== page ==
updated 5/17/2005 2:42:16 PM ET 2005-05-17T18:42:16

Spanish lawmakers Tuesday endorsed a government proposal for talks with the armed Basque separatist group ETA if it renounces violence, with only the conservative opposition Popular Party voting against.

The proposal was approved by 192 votes from deputies of seven political groups, including the governing Socialists, against 147 of the Popular Party. There were no abstentions.

The result was a strong vote of approval for Prime Minister Jose Luis Rodriguez Zapatero’s unprecedented gesture to seek parliamentary support for negotiations which he insists would rule out concessions toward ETA’s goal of Basque independence and focus only on terms for its dissolution and the status of more than 500 ETA prisoners.

The Popular Party, led by Mariano Rajoy, called it a premature gesture to a terrorist group that detonated four small bombs over the weekend.

Politically potent
The motion is symbolic — it does not force the government to hold talks — but it is politically potent.

Spanish governments have negotiated with ETA before — a previous Socialist administration did so in 1989 and the Popular Party government of Zapatero’s predecessor Jose Maria Aznar did it in 1999. Both rounds were secret and failed to end the decades-old conflict that has left more than 800 people dead in a campaign of shootings and bombings aimed at creating an independent homeland in the wealthy region of northern Spain.

Zapatero argues now that ETA has been decimated by arrests and has not staged a fatal attack in two years, so the time is right to try to launch a peace process. No Spanish government has ever openly sought Parliament’s backing for the idea of negotiating with ETA.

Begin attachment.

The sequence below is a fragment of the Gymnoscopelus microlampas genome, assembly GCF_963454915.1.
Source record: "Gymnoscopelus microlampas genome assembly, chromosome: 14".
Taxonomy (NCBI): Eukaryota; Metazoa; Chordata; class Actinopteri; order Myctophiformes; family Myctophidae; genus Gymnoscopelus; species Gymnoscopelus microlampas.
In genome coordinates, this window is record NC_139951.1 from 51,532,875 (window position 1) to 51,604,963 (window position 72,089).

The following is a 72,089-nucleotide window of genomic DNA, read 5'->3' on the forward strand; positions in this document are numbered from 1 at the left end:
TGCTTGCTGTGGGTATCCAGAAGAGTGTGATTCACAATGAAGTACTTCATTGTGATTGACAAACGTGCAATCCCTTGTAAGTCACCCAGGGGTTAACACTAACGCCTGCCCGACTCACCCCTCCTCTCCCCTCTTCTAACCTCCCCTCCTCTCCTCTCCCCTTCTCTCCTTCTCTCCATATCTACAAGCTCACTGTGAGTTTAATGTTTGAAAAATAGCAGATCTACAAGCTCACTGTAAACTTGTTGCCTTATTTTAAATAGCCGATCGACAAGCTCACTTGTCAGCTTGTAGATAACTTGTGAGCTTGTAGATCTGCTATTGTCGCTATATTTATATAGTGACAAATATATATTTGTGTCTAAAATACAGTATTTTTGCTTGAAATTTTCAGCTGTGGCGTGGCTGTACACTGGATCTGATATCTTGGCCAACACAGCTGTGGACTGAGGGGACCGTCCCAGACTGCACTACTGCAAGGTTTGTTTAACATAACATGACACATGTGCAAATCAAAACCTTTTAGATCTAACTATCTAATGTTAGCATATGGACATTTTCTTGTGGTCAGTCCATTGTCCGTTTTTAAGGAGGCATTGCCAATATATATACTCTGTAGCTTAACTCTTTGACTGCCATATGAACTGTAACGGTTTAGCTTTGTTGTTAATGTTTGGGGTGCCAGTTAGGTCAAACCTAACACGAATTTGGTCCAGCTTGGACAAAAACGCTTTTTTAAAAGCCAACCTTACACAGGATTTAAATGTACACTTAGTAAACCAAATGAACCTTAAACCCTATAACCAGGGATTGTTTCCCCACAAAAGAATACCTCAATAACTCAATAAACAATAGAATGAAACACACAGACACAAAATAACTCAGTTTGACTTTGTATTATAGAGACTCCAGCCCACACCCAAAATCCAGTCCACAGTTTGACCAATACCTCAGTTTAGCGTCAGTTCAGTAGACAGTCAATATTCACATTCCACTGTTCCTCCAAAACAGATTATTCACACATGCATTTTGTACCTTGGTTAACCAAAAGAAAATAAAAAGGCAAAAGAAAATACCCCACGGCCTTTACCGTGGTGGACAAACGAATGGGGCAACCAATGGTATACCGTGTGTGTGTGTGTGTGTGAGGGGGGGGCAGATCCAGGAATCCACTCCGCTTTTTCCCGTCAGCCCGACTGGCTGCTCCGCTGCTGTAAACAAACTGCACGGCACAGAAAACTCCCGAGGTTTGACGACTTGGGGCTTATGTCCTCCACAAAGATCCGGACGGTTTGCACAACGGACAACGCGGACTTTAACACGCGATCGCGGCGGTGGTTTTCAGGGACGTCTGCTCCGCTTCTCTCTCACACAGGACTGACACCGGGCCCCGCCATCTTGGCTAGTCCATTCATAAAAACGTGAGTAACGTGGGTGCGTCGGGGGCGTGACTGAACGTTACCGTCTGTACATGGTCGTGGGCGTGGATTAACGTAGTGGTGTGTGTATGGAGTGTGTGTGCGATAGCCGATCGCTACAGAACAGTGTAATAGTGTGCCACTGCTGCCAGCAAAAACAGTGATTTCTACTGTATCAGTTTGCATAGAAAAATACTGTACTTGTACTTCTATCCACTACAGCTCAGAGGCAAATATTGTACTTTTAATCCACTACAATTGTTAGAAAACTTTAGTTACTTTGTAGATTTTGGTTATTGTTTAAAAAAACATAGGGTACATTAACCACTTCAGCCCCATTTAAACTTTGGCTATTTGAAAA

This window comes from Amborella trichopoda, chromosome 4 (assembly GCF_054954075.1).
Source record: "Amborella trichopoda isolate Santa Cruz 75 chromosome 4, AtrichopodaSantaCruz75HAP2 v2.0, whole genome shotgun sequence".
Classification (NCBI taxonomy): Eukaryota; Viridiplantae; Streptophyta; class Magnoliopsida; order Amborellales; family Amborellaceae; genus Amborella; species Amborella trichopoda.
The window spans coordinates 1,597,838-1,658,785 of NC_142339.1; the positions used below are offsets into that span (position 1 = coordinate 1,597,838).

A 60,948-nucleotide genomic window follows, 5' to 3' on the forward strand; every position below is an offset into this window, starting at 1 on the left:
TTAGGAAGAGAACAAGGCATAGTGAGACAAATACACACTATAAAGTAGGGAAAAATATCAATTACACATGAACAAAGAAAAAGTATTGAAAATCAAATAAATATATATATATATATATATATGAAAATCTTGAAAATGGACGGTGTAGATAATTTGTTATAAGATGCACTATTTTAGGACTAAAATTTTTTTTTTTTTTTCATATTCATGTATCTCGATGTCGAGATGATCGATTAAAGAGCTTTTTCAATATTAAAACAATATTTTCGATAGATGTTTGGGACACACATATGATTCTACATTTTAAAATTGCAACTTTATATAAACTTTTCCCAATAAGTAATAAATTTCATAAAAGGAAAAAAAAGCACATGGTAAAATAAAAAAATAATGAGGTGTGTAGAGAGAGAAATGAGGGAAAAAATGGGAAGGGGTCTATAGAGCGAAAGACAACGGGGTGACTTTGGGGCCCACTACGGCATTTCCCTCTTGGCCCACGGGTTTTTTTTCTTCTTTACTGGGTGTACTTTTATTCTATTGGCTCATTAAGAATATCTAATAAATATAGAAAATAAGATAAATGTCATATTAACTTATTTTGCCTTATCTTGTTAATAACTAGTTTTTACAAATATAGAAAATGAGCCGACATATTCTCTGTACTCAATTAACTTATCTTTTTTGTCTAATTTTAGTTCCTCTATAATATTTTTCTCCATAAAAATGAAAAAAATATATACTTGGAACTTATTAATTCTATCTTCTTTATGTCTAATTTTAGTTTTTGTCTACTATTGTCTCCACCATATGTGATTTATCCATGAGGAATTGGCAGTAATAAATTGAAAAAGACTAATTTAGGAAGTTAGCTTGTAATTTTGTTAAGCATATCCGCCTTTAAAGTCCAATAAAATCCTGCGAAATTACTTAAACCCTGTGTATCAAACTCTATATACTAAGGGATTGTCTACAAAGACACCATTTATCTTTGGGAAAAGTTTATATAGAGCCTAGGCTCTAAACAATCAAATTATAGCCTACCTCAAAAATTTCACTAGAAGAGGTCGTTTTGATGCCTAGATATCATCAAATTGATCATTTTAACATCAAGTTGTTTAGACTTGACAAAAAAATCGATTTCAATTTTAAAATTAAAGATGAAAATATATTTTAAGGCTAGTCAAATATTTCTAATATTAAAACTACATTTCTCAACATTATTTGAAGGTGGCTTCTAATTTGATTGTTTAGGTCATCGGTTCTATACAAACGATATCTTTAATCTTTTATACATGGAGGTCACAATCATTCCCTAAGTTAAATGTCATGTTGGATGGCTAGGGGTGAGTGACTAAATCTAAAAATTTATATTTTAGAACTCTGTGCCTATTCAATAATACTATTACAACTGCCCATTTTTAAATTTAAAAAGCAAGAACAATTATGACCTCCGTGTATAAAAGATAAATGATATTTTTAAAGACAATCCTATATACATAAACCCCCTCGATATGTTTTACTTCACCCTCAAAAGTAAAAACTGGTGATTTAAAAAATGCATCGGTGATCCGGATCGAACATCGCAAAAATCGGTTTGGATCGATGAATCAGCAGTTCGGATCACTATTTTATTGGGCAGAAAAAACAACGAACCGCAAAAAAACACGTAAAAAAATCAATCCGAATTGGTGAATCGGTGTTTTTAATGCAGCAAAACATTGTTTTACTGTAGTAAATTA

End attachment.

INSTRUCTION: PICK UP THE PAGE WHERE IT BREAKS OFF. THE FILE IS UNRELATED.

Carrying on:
A poll released over the weekend said 61 percent of Spaniards support talks with ETA if it renounces violence, while 29 percent were against.

Overture called a 'surrender'
Rajoy says Zapatero’s overture amounts to the “surrender of Parliament” to ETA because the group has not renounced violence or declared a cease-fire and all Zapatero should do is keep trying to crush ETA through police measures.

When the Popular Party held a lone round of talks with ETA in a Swiss hotel in 1999, ETA had declared a truce six months earlier.  It ended the cease-fire in Jan. 2000 after the talks failed, resuming attacks.

Basque police have blamed ETA for four small bombs that exploded Sunday at industrial sites in the Basque region. Three people were slightly injured in the blasts.

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